Razer may have brought its original Razer Phone to Australia a little late, but the Razer Phone 2 will be hitting our shores in short order.
The successor to the Razer Phone is every inch a Razer product, and comes packed with premium specs and features not just for gamers, but also power users.
I’ve often questioned exactly why companies think we need “gaming” phones when they generally have the same hardware inside as our “regular” phones, but Razer’s new Phone 2 provides a pretty neat answer that goes beyond the standard specs to offer something that delivers for its core audience. It’s not just about coloured logos and components, but performance.
Razer made much of the 120Hz refresh rate on the screen in the first Razer Phone, and it’s back with a vengeance on the second iteration. The Ultra Motion display brings a fairly standard 16:9 screen aspect ratio in an 18/19:9 world, but many games are designed to run best at this screen size so it’s a good choice. It’s also about 50% brighter than last year’s model, making it easier to use in direct sunlight, and is now specced for HDR content.
Under the hood, you’ll find a Snapdragon 845 processor with 8GB of RAM. That’s a very generous RAM allocation, and helps the phone in both standard performance and multitasking. Having had a brief play with the phone, I can attest that it goes like the clappers, especially when running some of Android’s more demanding games.
Razer’s brought its Vapor Chamber cooling technology from its laptop range to the Phone 2, and claims that its cooling allows them to eke an additional 20-30% out of the Snapdragon 845. This is an especially interesting stat given the processor’s already impressive performance, and the customisable performance boost options offered by the Phone 2’s software.
There’s a 4,000 mAh battery running the show, with Qualcomm QuickCharge 4+ and Qi wireless charging on offer so you’ll be able to get all those mAh’s into the phone any way you like.
Speaking of the hood, you could probably be forgiven for not being able to tell the difference between the old and new phones. Phone 2 is ever so slightly thicker, and the new dual camera array is now centered on the back, which helps the phone sit still on a flat surface without rocking back and forth. Otherwise we’re looking at a practically identical phone to the first generation, which itself shared quite a lot of design DNA with 2016’s Nextbit Robin, but cast in a tougher aluminium and metal frame.
The back of the phone now has a dual camera array with 12MP Sony sensors – one behind a wide angle lens with f/1.75 aperture and optical image stabilisation, and the other an f/2.6 telephoto lens. Razer has put a lot of effort into the second generation of its camera software with a number of camera features like beauty mode, portrait mode and slow motion video. The front-facing camera is an 8MP sensor behind an f/2.0 lens, but the phone doesn’t offer any facial recognition technology.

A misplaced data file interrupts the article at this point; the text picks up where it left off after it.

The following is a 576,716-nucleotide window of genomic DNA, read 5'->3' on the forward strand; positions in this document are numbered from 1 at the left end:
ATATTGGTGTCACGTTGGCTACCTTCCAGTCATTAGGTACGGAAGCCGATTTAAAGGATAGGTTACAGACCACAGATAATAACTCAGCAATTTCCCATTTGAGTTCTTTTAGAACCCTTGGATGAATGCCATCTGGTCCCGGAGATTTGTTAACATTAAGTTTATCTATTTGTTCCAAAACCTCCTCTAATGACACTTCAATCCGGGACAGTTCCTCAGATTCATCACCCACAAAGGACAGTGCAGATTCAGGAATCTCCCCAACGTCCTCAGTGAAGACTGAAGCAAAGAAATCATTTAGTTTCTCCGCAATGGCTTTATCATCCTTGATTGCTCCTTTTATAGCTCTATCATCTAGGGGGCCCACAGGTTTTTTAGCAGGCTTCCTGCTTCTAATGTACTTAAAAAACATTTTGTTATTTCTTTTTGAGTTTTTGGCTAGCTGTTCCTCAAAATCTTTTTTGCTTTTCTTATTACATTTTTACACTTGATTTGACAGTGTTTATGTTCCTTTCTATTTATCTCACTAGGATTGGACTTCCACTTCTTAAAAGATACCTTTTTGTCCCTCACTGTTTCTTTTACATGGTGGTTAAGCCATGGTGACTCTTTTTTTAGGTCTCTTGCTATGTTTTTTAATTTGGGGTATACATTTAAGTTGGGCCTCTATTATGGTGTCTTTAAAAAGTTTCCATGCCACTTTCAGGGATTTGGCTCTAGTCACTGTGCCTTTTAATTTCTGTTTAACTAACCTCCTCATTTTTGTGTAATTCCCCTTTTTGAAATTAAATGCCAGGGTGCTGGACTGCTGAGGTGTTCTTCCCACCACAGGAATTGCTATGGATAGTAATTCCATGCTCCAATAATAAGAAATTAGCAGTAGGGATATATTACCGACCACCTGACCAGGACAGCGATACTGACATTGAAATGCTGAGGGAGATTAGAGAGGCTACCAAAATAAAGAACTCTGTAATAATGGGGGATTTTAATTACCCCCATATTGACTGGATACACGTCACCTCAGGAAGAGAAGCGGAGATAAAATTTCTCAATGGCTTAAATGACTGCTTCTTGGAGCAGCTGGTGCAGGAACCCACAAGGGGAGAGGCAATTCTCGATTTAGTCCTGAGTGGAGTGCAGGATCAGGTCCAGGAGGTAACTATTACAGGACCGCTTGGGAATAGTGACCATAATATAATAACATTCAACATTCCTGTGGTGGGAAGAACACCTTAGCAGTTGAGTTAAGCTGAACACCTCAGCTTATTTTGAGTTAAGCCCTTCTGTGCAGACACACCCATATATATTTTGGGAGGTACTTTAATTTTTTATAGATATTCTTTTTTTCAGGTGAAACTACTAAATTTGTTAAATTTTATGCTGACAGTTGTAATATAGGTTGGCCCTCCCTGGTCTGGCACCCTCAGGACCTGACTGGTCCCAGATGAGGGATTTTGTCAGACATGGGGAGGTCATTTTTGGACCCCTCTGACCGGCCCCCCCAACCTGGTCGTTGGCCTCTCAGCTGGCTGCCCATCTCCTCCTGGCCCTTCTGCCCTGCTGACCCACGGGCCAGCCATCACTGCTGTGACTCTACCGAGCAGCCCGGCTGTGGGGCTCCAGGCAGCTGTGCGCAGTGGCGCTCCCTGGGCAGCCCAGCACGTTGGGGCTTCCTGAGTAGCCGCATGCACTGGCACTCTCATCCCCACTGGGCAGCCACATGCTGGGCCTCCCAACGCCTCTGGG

You’ll be able to spot a Razer Phone 2 a mile away too, with the company finally bringing its trademark Chroma feature to the phone. The company says this was the most-requested feature from Razer fans after the launch of their first phone. It’s a software-configurable light-up Razer logo emblazoned on the back of the phone, just under the camera array. You can control the colour with the Chroma app, and it can also be configured to light up different colours for different app notifications like LEDs of yore.
Razer’s Game Booster software also lets you take control over how power hungry or conservative your favourite game is, and how much it taxes your system. Game Booster lets you change the screen resolution (720p, 1080p, 2k), processor clock speed (1.7 to 2.8ghz), screen refresh rate (60, 90, or 120Hz) and enable/disable antialiasing on a per-app basis. If you don’t tweak the settings, you’ll get “optimal” settings, but if you configure an app in high performance mode you’ll really see the difference.
We threw Chrome into what we’re now calling “beast mode” for a demo, and found that scrolling performance up and down web pages was super smooth and fast. Knocking the refresh rate and other settings down to what we’re now calling “bin chicken mode” produced noticeably choppier performance, but it’ll go super light on battery consumption – it’s all about putting power in your hands and giving you the option to do so.
On the entertainment front, Razer’s new screen is capable of HDR and it’s certified by Netflix for access to its growing library of HDR content offerings. Not to leave audio behind, Netflix has also certified the device for Dolby Atmos content.
Audio fires out clear and loud from the phone’s front facing speakers – we cranked it up to full blast watching a few scenes from Altered Carbon on Netflix and the effect was immersive.
Like the first Razer Phone, the Phone 2 also runs a fairly untouched version of Android. Razer has a deal to provide a pro version of Nova Launcher, putting one of the most customisable launchers front and centre on the device (there’s also downloadable themes).
Razer Phone 2 will launch with Android Oreo 8.1, with an upgrade to Android Pie 9.0 in the works. Razer also commits to keeping pace with Google’s Android security patches.
You won’t have to wait long for the Razer Phone 2 to hit Australia – it’ll be available direct from Razer soon after launch, and will be coming to Optus in early November. with retail sales due to start soon after. If you’re looking to buy outright, it’ll set you back $1300, which seems like a pretty good deal for the technology under the hood.
We’re pretty excited to take a look at the phone. It’s good a great pedigree have our hands on an Australian review unit in the coming weeks, so keep your eyes out for a full review soon!